Stay in Touch with Clients to Avoid Collections Delays
It pays to reach out to clients, vendors and other business partners before payment delays become a problem. Taking a proactive approach can help protect your bottom line and improve cash flow.
In a tough economy, you probably spend a lot of time analyzing your bottom line. But it’s not just yours that matters. If your clients are struggling financially, their troubles could become yours if they start delaying payments or failing to pay at all. It’s worthwhile to reach out and communicate regularly with clients, vendors and other business partners so you’re prepared for payment delays that could affect your cash flow.
The key to insulating your business from your clients’ troubles is catching them early. These four warning signs may indicate a time for action.
- Change in habits. A client who usually pays within 30 days but suddenly shifts to a 45- or 60-day billing cycle may be having trouble making ends meet.
- Late payments. Occasional tardy payments may be nothing to worry about, but multiple late payments may indicate cash flow troubles.
- Invoicing errors. Clients who regularly blame overdue balances on lost invoices or other accounting mishaps may be masking the underlying issue.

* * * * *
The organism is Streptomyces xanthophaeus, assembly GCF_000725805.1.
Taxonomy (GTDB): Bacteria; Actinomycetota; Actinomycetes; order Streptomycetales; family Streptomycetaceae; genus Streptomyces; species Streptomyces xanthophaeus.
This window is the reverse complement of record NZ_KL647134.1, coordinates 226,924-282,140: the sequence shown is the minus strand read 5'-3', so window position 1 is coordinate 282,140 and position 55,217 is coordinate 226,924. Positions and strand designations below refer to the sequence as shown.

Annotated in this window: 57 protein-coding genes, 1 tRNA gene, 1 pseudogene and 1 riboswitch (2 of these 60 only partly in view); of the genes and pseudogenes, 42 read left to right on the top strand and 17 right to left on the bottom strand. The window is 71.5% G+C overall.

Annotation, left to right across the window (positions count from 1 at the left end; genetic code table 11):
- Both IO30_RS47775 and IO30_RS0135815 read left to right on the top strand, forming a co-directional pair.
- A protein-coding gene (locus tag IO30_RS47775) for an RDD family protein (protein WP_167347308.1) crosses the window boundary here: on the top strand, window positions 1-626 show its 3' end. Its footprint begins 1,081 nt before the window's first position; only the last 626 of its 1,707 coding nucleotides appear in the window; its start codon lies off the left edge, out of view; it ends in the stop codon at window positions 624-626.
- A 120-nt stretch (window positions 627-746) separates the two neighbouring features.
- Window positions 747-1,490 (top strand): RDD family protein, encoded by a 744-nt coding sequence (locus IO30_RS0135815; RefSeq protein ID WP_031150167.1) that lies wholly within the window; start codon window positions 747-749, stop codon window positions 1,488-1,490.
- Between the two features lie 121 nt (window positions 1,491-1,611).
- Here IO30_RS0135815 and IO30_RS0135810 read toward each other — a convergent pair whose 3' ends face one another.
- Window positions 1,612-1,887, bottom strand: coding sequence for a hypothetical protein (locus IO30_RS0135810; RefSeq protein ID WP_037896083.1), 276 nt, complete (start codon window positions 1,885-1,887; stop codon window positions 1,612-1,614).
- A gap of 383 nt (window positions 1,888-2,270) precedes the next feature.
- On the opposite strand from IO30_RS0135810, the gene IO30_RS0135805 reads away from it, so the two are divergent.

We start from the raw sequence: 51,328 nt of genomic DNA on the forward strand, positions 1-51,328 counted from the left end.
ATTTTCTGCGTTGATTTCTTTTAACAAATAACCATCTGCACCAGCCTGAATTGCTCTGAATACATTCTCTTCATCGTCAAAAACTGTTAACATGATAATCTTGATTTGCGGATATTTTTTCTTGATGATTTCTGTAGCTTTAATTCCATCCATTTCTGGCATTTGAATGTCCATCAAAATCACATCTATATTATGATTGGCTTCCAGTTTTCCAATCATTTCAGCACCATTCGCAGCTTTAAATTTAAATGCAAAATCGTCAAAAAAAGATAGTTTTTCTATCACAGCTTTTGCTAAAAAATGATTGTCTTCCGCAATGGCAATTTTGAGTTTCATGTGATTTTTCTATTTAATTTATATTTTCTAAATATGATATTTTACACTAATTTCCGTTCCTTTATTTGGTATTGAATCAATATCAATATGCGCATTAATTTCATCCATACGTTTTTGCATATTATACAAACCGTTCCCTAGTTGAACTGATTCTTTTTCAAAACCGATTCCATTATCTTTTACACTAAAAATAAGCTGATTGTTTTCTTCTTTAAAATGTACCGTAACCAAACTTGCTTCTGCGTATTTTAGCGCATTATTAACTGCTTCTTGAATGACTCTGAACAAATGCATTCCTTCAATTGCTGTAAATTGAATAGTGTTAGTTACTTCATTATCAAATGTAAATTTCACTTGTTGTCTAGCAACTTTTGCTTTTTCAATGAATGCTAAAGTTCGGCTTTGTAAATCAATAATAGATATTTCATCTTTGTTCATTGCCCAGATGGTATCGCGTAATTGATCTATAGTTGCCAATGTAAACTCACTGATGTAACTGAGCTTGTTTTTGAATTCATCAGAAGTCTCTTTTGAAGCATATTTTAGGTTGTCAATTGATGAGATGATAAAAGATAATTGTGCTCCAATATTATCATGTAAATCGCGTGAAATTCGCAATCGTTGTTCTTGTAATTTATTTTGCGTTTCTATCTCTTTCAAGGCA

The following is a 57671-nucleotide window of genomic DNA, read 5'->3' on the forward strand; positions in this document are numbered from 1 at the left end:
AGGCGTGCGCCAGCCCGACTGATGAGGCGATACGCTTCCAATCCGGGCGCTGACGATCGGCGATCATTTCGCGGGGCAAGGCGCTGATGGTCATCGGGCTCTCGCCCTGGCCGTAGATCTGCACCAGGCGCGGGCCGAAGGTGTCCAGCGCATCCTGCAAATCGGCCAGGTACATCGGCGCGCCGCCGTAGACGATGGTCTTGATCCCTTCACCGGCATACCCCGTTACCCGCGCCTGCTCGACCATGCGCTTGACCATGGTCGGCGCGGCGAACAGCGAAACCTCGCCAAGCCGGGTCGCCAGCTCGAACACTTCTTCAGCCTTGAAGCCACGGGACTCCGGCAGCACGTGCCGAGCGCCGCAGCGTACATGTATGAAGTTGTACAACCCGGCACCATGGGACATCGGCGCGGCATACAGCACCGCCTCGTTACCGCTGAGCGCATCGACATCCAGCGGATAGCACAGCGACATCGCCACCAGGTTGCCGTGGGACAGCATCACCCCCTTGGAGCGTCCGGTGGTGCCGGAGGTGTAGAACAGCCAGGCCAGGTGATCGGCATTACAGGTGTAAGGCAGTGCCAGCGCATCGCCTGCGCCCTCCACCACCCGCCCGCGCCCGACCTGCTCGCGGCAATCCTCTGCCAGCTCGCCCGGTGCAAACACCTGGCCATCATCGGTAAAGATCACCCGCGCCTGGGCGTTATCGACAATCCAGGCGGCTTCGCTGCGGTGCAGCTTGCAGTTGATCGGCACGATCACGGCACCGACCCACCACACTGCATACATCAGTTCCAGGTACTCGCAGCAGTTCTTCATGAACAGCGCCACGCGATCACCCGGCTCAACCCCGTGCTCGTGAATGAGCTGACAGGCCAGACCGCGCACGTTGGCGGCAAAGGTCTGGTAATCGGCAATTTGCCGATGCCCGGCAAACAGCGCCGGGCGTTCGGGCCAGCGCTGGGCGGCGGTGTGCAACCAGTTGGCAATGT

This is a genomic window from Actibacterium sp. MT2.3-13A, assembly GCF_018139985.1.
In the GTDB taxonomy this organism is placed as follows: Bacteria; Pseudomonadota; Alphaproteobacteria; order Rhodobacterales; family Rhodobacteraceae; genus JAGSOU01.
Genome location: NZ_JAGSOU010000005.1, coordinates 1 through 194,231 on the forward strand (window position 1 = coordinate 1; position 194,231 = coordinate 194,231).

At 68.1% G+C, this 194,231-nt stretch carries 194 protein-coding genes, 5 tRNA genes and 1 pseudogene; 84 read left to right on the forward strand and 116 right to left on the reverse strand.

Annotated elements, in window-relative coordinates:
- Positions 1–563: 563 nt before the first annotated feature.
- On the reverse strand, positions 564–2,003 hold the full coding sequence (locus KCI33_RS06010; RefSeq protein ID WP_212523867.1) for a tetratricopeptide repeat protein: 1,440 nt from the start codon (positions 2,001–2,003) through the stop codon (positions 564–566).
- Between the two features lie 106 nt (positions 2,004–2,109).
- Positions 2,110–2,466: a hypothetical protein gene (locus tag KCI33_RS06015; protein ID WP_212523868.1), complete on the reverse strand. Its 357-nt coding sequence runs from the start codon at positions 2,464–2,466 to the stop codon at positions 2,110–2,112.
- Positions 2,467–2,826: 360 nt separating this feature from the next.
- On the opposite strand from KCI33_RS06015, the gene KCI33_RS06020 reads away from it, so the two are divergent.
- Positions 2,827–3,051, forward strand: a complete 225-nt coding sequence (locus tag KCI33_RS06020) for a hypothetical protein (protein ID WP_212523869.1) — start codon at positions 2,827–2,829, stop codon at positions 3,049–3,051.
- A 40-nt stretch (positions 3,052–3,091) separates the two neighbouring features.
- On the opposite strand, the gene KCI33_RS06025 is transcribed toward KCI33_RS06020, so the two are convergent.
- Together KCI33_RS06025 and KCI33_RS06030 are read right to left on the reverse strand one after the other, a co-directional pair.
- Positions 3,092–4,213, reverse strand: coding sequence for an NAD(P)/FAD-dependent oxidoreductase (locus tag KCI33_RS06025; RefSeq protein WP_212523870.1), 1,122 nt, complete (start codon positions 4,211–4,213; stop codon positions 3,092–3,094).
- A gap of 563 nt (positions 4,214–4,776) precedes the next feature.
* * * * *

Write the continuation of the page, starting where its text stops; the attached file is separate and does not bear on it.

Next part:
- Requests for help. Asking for a longer timeline to pay invoices is an unmistakable sign of financial trouble.
A Plan of Action
Consider your relationship with the client when determining how to react to clients’ financial woes. If you suspect the problems are only temporary, the situation may warrant a delicate touch to preserve the relationship. But if the outstanding invoice is substantial, it may require more perseverance. The following tips may help you get what you’re owed, diplomatically.
- Communicate. Develop a rapport with your accounts payable contacts and keep in touch about overdue invoices. A company with limited funds may be more likely to pay the vendors with which it has the strongest relationship.
- Be clear. When the language on the invoice matches the language in the signed contract, your customers can’t blame confusion over the bill for not paying on time.
- Make changes. If you generally bill clients after work is completed, consider making exceptions for those exhibiting signs of financial trouble. Charge a portion before beginning work, then bill the remainder at the conclusion.
- Negotiate. If work has already been completed, implementing a payment plan can cultivate good will with the client and ensure that you recoup at least some of your fees.
Strengthen Your Business
Having a well-diversified client base and taking steps to streamline your processes for accounts receivable can help you get paid faster. Amegy Bank’s online business banking can help you stay on top of your finances, while our First Data Merchant Services LLC[cite::2515::cite] give your customers a range of secure, convenient and reliable payment options. And a business loan or line of credit[cite::2149::cite] may be just what you need to expand your marketing efforts to win new clients. Learn more about how we can help by contacting your business banker.